Ideology is and was a minor issue for many career politicians, whose interest is in winning elections, becoming minister, and generally in gaining and holding power. The issues they espouse and the personas they adopt are disposable. So too are the fools who die in their cause.

And yet, why do people continue to support such leaders? I suspect that the feudal nature of Indian politics has something to do with it. Democracy in India is actually a thin topping on a largely feudal society. The leader is a feudal lord. Party leaders lower in the hierarchy bow and scrape before him or her. Remember the Tamil Nadu ministers lying flat on the ground at Jayalalitha's feet? That was only an expression of the nature of Indian politics. The obsequious underling of the top leader is a smaller king or queen in his or her own right. This person similarly expects and receives feudal lord treatment from his or her underlings. The entire pyramid at whose apex the supreme leader sits is therefore one of little feudal lords and ladies, each with their own smaller feudatories and tributaries below them. It is just like old times, of India before independence when the new-fangled notions of equality, secularism and democracy arrived suddenly. In that pre-1947 India, there were 545-odd princely kingdoms, each with its own king or nawab, its nobles and its court. There are 545 seats in the Lok Sabha now.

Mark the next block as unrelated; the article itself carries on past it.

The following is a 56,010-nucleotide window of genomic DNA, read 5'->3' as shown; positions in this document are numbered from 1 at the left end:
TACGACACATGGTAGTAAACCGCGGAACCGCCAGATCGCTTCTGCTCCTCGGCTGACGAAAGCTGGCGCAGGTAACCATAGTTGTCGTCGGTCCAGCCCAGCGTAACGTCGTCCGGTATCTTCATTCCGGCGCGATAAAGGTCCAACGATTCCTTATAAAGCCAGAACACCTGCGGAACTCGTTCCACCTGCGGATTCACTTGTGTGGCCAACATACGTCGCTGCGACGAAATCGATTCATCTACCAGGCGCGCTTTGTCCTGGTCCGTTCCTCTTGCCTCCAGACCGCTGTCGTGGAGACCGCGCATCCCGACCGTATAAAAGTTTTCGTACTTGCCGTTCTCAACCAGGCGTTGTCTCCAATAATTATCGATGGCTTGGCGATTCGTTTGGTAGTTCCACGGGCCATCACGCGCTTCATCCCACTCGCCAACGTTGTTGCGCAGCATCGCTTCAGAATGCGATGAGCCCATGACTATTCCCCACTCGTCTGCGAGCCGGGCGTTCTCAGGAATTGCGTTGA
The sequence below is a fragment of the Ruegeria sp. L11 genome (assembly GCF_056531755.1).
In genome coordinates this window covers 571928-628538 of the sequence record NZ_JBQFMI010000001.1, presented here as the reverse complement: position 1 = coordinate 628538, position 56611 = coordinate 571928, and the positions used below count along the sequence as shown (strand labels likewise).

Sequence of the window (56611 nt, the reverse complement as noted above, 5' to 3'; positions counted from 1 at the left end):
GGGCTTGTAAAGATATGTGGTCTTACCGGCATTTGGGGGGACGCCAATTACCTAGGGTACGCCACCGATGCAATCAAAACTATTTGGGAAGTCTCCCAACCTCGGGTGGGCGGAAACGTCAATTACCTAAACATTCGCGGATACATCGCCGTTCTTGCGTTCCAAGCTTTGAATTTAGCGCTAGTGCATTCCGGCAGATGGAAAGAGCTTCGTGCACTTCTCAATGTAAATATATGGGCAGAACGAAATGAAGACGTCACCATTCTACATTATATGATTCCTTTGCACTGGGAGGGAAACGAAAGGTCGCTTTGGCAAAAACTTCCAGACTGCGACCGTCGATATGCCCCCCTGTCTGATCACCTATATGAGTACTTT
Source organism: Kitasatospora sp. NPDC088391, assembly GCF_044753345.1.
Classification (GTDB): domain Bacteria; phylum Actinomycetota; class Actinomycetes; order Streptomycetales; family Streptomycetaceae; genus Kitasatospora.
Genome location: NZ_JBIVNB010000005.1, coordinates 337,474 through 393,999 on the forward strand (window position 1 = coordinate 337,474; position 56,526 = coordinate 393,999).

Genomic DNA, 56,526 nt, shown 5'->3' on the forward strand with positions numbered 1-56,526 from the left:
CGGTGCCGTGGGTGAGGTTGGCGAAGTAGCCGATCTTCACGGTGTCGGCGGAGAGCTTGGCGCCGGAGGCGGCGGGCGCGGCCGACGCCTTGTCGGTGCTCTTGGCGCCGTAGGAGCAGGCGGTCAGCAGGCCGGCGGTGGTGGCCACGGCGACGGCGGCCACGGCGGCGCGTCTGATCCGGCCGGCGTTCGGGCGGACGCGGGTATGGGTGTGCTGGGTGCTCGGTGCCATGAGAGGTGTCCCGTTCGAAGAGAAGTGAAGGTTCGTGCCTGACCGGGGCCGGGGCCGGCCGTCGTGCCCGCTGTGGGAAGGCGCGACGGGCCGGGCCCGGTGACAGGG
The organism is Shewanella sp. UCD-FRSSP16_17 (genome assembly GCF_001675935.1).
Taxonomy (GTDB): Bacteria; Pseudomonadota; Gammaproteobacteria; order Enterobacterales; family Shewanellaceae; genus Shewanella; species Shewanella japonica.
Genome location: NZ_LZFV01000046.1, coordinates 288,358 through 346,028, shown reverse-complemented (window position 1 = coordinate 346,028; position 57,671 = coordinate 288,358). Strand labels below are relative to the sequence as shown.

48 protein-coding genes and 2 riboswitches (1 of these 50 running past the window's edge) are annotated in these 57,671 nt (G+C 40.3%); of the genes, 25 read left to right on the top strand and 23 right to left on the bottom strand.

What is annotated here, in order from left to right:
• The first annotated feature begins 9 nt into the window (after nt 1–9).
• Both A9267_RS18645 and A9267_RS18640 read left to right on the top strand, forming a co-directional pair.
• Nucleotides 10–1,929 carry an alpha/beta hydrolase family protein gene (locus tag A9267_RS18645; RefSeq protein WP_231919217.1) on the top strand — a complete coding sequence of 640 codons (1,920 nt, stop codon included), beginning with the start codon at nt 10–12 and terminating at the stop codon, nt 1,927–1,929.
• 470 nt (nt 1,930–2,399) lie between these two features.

Even today, when any leader of note anywhere in mainland India goes to his constituency, even to ask for votes, it is customary for his voters, in the manner of subjects €" not citizens €" to greet him by touching his feet. Only equals in status may hug him, which is why the hug is such a big deal. Those below him, but above the peasantry, may greet him with a namaste, or, if they are sufficiently wealthy and powerful, with a handshake. The only exceptions to this culture that I am aware of are in parts of the hills of Northeast India.

The nature of relationships in a feudal hierarchy does not depend on ideology. They depend on the personality of the leader and his or her personal relationships with tributary leaders and subjects. These relationships are maintained by networks of patronage rather than ideology. The real battle down the line is over official positions, contracts and awards. It is over ministerships, governorships, plum postings, financially lucrative contracts, prestigious honours. At lower levels, it is over relatively minor jobs and benefits, but the principle is largely maintained.

Ideology is the fig leaf behind which this real business of politics is conducted. Sometimes a leader is obliged to shed a fig leaf due to some intrigue of power, but he can always adopt another. Yesterday's Amnesty and Greenpeace activist can thus become today's Hindu nationalist if it helps his career. After all, for the professional neta €" and his devoted acolytes €" a flag is only as good as the power and money it brings.

Also See: Congress' Manish Tewari says Uddhav Thackeray requires briefing on citizenship rules, Maharashtra CM should know NPR is basis of NRC

Puducherry Assembly unanimously adopts resolution against CAA, NPR and NRC; motion tabled by Chief Minister V Narayanasamy

Shaheen Bagh demonstrators return to protest site after Delhi Police denies permission for march to Amit Shah's residence